6 Ways to Green Your Evening Routine

Last Updated On October 26th, 2023
6 Ways to Green Your Evening Routine

Key Takeaways

  • Take One Car Places: Carpooling not only reduces your carbon footprint but also eases commuting stress, promoting better sleep and potentially enhancing work productivity.
  • Eating More Greenly at Night: Opting for a lighter, meatless dinner not only conserves water but also aids digestion, improving the quality of sleep and overall well-being.
  • Do Without Electronics: Unplugging electronics, opening windows for natural ventilation, and choosing an eco-friendly mattress contribute to reducing energy consumption and creating a healthier, more sustainable sleep environment.

With endless talk about extreme weather and impending climate change, knowing that you’re doing your part to help the planet just might help you rest a little easier at night.

& Non-Toxic

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Here’s six simple ways to do Mother Nature a solid and green your evening routine. Bonus: Almost all of them will help you sleep better, too.

Buddy up for Your Commute

Carpool with a coworker rather than drive home alone, and help the atmosphere breathe a little easier. By simply carpooling once a week, you’ll be reducing your carbon footprint by 20%. That’s about the same as what’s emitted by flying round-trip from Boston to Wichita, or leaving your TV on for 8 hours every day of the year.

But a group ride home isn’t just good for the planet. Getting to take advantage of the coveted carpool lane means less traffic, so you get a faster, more pleasant commute.

You’ll also get the chance to unload about stuff that’s bugging you—a crazy project, or worse, a crazy client or supervisor—to your colleague, who probably understands your work situation better than anyone else.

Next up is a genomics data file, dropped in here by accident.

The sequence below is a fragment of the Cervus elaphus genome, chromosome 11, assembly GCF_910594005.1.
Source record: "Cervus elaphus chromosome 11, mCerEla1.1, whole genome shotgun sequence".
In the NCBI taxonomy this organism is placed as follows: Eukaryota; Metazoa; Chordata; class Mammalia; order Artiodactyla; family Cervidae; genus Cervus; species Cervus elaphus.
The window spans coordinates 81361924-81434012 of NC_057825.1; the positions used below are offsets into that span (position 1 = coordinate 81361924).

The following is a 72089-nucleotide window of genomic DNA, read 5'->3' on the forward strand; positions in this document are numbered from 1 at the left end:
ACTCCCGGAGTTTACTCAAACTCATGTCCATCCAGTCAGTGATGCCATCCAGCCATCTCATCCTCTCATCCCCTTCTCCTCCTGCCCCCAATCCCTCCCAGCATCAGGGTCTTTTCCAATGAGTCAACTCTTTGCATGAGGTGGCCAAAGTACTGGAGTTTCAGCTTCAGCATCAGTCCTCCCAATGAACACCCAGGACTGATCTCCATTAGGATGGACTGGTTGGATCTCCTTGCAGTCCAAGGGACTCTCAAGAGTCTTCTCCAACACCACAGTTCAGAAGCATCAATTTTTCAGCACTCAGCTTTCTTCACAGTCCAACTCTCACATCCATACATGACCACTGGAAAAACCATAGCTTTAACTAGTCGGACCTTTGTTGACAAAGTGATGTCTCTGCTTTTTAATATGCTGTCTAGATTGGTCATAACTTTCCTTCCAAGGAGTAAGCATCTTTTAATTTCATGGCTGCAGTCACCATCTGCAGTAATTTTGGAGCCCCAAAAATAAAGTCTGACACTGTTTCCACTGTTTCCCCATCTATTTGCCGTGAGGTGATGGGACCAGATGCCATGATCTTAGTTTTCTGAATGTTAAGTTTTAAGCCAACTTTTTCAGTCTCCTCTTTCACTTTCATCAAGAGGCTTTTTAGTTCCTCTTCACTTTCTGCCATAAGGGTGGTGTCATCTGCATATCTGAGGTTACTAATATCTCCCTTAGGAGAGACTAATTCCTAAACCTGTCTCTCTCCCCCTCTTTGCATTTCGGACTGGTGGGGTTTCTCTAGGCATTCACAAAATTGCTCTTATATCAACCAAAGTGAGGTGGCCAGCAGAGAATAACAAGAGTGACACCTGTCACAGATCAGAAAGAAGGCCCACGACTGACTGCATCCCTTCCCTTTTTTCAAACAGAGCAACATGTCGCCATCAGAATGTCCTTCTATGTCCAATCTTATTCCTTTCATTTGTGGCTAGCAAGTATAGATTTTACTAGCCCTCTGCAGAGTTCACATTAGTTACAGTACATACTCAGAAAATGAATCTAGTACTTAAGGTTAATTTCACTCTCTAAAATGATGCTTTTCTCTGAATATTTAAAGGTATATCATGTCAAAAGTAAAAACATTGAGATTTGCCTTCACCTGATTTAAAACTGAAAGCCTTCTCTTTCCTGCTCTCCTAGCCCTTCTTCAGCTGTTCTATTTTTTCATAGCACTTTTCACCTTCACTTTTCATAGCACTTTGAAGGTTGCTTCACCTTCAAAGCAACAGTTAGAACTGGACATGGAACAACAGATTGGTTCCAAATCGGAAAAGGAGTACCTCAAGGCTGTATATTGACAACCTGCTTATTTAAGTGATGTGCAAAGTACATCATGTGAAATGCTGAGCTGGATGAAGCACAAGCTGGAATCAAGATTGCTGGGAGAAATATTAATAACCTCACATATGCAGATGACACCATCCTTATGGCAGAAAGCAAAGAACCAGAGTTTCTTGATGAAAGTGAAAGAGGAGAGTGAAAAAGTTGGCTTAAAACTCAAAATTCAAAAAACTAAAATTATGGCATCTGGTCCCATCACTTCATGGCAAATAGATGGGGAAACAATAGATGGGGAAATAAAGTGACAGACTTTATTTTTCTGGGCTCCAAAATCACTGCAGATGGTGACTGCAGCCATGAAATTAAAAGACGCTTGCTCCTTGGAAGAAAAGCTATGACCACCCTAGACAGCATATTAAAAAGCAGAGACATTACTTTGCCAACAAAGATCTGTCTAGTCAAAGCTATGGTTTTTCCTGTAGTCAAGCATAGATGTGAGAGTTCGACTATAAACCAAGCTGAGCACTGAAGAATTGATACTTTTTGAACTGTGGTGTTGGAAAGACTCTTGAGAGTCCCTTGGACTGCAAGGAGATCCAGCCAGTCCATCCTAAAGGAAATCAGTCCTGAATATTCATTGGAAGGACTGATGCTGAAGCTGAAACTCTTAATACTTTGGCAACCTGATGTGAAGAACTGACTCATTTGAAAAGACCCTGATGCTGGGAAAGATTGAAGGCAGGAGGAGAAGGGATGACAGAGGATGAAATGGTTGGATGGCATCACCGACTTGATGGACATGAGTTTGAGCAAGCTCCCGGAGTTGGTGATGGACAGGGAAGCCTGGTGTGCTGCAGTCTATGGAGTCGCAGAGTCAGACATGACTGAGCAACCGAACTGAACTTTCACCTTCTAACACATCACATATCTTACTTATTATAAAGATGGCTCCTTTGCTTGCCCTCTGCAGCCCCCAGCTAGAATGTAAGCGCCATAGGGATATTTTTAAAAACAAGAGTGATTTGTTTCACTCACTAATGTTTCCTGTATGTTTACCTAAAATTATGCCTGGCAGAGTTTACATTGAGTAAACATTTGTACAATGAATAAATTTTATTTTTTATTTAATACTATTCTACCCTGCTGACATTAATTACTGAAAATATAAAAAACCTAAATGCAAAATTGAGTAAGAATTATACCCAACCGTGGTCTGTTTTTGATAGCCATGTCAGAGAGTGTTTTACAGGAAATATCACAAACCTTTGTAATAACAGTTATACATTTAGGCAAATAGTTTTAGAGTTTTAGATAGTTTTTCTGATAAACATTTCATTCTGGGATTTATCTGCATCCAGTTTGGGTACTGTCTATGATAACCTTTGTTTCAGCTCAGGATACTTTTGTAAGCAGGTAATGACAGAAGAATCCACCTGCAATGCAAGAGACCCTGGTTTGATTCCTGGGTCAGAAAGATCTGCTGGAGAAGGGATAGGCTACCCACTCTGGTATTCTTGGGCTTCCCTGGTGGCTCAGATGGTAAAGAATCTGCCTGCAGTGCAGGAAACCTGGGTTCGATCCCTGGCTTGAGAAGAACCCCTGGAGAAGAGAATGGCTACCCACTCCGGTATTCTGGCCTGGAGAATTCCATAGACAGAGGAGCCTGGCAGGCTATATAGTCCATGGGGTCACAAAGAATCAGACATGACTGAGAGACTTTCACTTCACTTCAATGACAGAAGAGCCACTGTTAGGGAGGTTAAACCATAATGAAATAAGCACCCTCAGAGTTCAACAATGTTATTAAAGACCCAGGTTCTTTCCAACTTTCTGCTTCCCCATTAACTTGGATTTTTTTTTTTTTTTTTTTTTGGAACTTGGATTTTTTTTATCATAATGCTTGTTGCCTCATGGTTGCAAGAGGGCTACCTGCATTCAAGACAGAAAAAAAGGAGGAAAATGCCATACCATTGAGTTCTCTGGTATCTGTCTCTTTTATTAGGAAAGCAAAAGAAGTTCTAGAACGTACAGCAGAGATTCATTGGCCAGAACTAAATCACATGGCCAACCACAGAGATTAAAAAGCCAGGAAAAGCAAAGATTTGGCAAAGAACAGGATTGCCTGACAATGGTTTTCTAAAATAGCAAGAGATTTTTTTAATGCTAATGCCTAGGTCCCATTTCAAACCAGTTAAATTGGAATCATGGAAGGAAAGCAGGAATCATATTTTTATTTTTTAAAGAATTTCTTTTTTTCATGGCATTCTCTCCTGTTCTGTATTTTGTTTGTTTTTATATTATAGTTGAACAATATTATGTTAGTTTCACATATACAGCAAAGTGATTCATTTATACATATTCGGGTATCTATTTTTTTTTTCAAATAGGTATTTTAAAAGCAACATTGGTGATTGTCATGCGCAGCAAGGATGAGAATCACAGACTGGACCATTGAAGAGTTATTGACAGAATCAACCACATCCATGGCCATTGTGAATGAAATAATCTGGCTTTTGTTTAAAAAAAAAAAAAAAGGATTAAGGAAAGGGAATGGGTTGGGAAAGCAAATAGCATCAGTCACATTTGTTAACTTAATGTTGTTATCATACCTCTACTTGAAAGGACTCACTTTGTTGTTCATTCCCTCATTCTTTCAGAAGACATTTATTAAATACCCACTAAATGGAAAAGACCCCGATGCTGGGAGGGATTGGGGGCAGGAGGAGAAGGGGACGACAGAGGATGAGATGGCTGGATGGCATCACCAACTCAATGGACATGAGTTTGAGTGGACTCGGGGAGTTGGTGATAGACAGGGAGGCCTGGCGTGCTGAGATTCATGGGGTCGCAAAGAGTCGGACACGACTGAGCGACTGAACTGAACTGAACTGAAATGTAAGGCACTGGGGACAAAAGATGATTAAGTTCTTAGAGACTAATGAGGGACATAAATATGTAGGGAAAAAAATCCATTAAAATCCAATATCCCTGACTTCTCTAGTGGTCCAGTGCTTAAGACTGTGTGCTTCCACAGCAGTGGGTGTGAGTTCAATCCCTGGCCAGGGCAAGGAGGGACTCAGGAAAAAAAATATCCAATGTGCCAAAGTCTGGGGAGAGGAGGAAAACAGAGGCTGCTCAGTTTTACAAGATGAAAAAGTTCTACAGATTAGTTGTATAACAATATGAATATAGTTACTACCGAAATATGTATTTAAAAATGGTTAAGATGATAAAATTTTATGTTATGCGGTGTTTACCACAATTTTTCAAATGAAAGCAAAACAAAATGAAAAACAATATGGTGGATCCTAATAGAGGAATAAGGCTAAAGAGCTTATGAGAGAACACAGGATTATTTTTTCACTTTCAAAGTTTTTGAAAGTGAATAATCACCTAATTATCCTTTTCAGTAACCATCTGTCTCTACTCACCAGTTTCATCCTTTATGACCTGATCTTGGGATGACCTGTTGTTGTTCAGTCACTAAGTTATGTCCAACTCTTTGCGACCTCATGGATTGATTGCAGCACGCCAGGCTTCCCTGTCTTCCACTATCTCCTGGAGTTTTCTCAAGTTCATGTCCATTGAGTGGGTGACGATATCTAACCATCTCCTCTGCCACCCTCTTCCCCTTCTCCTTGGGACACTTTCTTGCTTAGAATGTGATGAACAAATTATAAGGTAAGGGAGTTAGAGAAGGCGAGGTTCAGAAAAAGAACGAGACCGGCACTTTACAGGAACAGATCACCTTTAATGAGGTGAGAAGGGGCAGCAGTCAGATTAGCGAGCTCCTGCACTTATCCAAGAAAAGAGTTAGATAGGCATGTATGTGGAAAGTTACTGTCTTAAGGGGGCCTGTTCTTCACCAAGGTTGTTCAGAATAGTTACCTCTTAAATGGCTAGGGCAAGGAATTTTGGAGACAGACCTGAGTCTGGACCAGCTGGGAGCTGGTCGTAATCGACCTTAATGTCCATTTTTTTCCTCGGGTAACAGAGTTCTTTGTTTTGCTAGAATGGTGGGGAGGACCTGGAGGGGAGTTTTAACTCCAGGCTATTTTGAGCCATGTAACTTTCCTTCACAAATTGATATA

All of which adds up to less stress and a more restful night’s sleep. (And since more sleep=more creativity and fewer errors, the quality of your work just might skyrocket. See how everything’s all interconnected?)

tofu robot
Photo by Flickr user donsolo

Go Meatless for Dinner

You know the epic drought that’s wreaking havoc in the Southwest? You could make a small difference by feasting on a tofu stir-fry instead of one made with meat. That’s because it takes a whopping 1,850 gallons of water to produce a single pound of beef, but just 39 gallons of water to produce a pound of vegetables. Crazy, right?

That lighter meal will probably help you doze off easier, too. Experts have long known that loading up on heavy fare in the evening can tax your digestive system, which can make sleep harder to come by. Acid reflux and heartburn often accompany eating before bed, after all.

Plus, eating a diet high in saturated fat—and meat has plenty of it!—has been shown to mess with your body’s natural sleep-wake cycle.

Take a Post-Meal Stroll

We know. After a hard day at work, the temptation to plop down in front of the TV and give you brain a break is almost too much to overcome.

But if you can muster it, stave off the urge for at least a little while and take a walk first. Do it every night, and you’ll save a not-inconsiderable amount of electricity over time—which amounts to less CO2 spewed into the atmosphere. Every little bit helps, right?